Intra-specific genetic diversity is important not only because it influences population persistence and evolutionary potential, but also because it contains past geological, climatic and environmental information. In this paper, we show unusually clear genetic structure of the endangered Japanese crayfish that, as a sedentary species, provides many insights into lesser-known past environments in northern Japan. Over the native range, most populations consisted of unique 16S mtDNA haplotypes, resulting in significant genetic divergence (overall F ST = 0.96). Owing to the simple and clear structure, a new graphic approach unraveled a detailed evolutionary history; regional crayfish populations were comprised of two distinct lineages that had experienced contrasting demographic processes (i.e. rapid expansion vs. slow stepwise range expansion) following differential drainage topologies and past climate events. Nuclear DNA sequences also showed deep separation between the lineages. Current ocean barriers to dispersal did not significantly affect the genetic structure of the freshwater crayfish, indicating the formation of relatively recent land bridges. This study provides one of the best examples of how phylogeographic analysis can unravel a detailed evolutionary history of a species and how this history contributes to the understanding of the past environment in the region. Ongoing local extinctions of the crayfish lead not only to loss of biodiversity but also to the loss of a significant information regarding past geological and climatic events. © 2012 Koizumi et al.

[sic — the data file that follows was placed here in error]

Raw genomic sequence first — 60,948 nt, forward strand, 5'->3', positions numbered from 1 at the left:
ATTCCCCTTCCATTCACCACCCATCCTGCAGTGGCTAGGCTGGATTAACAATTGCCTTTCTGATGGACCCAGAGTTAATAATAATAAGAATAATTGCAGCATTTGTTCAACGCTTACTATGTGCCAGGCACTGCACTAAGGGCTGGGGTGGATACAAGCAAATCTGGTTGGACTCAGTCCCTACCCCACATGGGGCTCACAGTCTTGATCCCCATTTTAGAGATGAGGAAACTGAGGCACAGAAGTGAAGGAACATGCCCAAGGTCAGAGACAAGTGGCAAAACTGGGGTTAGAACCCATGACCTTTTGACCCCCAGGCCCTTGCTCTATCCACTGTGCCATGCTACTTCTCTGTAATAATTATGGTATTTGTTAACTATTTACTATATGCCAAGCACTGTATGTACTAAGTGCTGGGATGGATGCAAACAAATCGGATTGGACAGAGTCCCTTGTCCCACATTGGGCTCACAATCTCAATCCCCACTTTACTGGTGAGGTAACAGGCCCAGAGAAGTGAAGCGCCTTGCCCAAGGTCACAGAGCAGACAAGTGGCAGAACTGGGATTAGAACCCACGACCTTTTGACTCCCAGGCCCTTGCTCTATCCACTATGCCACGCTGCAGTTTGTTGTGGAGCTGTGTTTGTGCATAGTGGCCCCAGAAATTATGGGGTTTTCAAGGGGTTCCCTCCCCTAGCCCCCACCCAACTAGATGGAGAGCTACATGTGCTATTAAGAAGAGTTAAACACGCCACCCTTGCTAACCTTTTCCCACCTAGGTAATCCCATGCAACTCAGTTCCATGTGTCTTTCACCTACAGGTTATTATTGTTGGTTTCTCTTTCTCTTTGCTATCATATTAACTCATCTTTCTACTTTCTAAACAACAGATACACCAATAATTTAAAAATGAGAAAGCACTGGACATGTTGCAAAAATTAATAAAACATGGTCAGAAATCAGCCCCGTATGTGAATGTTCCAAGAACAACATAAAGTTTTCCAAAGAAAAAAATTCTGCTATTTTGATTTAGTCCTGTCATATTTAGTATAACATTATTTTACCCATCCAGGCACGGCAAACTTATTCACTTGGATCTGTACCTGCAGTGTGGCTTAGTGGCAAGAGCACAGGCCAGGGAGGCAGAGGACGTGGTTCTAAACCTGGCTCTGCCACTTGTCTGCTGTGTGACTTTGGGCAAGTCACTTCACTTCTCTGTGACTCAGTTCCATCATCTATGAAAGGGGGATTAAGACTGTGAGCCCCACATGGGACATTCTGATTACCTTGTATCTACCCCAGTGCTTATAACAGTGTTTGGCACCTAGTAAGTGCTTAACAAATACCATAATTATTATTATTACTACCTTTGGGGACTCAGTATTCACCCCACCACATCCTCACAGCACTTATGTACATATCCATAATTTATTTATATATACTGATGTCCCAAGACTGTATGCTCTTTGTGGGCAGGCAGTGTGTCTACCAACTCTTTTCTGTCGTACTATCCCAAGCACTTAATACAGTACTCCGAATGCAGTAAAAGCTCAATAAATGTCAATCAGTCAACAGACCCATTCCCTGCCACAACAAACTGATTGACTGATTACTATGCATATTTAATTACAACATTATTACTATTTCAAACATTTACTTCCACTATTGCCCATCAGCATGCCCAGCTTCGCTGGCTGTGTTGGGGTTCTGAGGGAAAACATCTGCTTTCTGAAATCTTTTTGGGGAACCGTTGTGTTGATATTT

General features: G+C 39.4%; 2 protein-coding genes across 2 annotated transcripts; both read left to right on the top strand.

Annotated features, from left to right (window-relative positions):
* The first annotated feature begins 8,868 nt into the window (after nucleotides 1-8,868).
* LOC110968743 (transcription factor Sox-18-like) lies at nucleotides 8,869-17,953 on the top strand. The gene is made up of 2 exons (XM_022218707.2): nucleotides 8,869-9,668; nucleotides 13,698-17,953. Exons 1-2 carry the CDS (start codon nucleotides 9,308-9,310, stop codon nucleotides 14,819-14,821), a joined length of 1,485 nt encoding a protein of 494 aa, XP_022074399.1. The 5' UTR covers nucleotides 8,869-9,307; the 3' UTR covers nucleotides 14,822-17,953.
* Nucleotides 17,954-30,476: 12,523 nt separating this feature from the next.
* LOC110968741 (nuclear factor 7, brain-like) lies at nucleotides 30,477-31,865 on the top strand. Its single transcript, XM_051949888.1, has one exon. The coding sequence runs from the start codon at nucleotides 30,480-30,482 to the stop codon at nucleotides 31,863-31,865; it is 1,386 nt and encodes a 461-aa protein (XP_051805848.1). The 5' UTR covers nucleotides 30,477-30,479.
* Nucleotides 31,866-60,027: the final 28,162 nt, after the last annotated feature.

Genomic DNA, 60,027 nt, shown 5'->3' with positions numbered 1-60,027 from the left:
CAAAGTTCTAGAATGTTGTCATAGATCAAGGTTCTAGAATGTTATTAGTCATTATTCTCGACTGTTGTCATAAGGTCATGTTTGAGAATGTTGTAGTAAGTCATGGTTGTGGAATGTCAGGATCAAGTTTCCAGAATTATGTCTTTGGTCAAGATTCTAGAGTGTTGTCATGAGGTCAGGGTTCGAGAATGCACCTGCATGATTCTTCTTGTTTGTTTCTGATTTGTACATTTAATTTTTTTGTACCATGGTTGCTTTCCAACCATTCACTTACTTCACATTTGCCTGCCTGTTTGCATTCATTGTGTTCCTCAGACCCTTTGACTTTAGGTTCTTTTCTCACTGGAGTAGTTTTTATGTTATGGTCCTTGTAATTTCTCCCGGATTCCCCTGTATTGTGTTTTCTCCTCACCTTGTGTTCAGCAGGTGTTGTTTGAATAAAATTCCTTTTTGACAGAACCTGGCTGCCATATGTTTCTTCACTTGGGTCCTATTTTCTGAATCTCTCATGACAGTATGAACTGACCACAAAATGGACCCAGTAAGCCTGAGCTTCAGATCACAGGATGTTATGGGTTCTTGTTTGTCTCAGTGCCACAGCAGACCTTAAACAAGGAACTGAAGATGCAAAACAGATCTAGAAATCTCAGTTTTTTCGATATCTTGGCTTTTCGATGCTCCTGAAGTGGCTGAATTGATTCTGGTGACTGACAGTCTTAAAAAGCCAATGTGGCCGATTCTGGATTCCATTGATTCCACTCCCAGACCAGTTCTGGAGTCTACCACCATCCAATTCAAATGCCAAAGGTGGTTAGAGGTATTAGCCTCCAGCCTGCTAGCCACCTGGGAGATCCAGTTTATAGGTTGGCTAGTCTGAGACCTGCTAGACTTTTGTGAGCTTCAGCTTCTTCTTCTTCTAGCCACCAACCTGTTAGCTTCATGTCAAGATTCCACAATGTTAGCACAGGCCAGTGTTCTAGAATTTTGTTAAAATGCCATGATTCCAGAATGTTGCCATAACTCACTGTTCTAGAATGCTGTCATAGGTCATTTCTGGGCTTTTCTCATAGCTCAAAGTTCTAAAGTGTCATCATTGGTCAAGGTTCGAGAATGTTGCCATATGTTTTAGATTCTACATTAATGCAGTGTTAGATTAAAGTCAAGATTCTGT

Koizumi, I., Usio, N., Kawai, T., Azuma, N., & Masuda, R. (2012). Loss of genetic diversity means loss of geological information: The endangered Japanese crayfish exhibits remarkable historical footprints. PLoS ONE, 7(3). https://doi.org/10.1371/journal.pone.0033986